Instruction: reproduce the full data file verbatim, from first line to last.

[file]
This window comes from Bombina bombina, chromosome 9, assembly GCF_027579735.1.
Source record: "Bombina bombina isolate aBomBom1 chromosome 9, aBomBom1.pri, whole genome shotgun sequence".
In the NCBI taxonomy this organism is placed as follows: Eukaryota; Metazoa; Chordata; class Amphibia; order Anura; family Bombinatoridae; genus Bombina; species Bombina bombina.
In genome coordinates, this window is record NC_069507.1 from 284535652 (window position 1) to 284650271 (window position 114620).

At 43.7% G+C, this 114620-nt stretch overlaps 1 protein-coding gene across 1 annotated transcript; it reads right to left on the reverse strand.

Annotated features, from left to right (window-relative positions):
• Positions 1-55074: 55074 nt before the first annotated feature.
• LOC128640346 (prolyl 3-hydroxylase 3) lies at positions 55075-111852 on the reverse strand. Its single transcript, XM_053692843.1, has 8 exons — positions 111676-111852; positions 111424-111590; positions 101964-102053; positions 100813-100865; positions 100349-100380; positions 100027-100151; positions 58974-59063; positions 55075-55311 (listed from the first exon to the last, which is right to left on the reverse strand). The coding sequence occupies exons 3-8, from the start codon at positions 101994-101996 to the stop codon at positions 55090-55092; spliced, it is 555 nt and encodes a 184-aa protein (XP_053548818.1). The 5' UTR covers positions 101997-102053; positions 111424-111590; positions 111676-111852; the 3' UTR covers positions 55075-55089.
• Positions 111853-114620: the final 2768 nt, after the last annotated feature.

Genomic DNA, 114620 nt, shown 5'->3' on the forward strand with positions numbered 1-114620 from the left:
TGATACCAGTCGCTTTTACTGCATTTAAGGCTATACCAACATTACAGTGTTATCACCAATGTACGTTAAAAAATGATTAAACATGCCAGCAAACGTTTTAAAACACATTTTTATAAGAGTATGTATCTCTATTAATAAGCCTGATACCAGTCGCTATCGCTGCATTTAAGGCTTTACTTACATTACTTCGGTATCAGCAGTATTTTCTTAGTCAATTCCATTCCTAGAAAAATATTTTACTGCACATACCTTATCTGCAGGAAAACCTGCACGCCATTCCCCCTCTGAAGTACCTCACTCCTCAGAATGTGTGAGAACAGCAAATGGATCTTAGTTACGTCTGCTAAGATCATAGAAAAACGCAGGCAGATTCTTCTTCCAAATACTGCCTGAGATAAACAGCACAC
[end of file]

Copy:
This window comes from Bombina bombina, chromosome 9, assembly GCF_027579735.1.
Source record: "Bombina bombina isolate aBomBom1 chromosome 9, aBomBom1.pri, whole genome shotgun sequence".
In the NCBI taxonomy this organism is placed as follows: Eukaryota; Metazoa; Chordata; class Amphibia; order Anura; family Bombinatoridae; genus Bombina; species Bombina bombina.
In genome coordinates, this window is record NC_069507.1 from 284535652 (window position 1) to 284650271 (window position 114620).

At 43.7% G+C, this 114620-nt stretch overlaps 1 protein-coding gene across 1 annotated transcript; it reads right to left on the reverse strand.

Annotated features, from left to right (window-relative positions):
• Positions 1-55074: 55074 nt before the first annotated feature.
• LOC128640346 (prolyl 3-hydroxylase 3) lies at positions 55075-111852 on the reverse strand. Its single transcript, XM_053692843.1, has 8 exons — positions 111676-111852; positions 111424-111590; positions 101964-102053; positions 100813-100865; positions 100349-100380; positions 100027-100151; positions 58974-59063; positions 55075-55311 (listed from the first exon to the last, which is right to left on the reverse strand). The coding sequence occupies exons 3-8, from the start codon at positions 101994-101996 to the stop codon at positions 55090-55092; spliced, it is 555 nt and encodes a 184-aa protein (XP_053548818.1). The 5' UTR covers positions 101997-102053; positions 111424-111590; positions 111676-111852; the 3' UTR covers positions 55075-55089.
• Positions 111853-114620: the final 2768 nt, after the last annotated feature.

Genomic DNA, 114620 nt, shown 5'->3' on the forward strand with positions numbered 1-114620 from the left:
TGATACCAGTCGCTTTTACTGCATTTAAGGCTATACCAACATTACAGTGTTATCACCAATGTACGTTAAAAAATGATTAAACATGCCAGCAAACGTTTTAAAACACATTTTTATAAGAGTATGTATCTCTATTAATAAGCCTGATACCAGTCGCTATCGCTGCATTTAAGGCTTTACTTACATTACTTCGGTATCAGCAGTATTTTCTTAGTCAATTCCATTCCTAGAAAAATATTTTACTGCACATACCTTATCTGCAGGAAAACCTGCACGCCATTCCCCCTCTGAAGTACCTCACTCCTCAGAATGTGTGAGAACAGCAAATGGATCTTAGTTACGTCTGCTAAGATCATAGAAAAACGCAGGCAGATTCTTCTTCCAAATACTGCCTGAGATAAACAGCACAC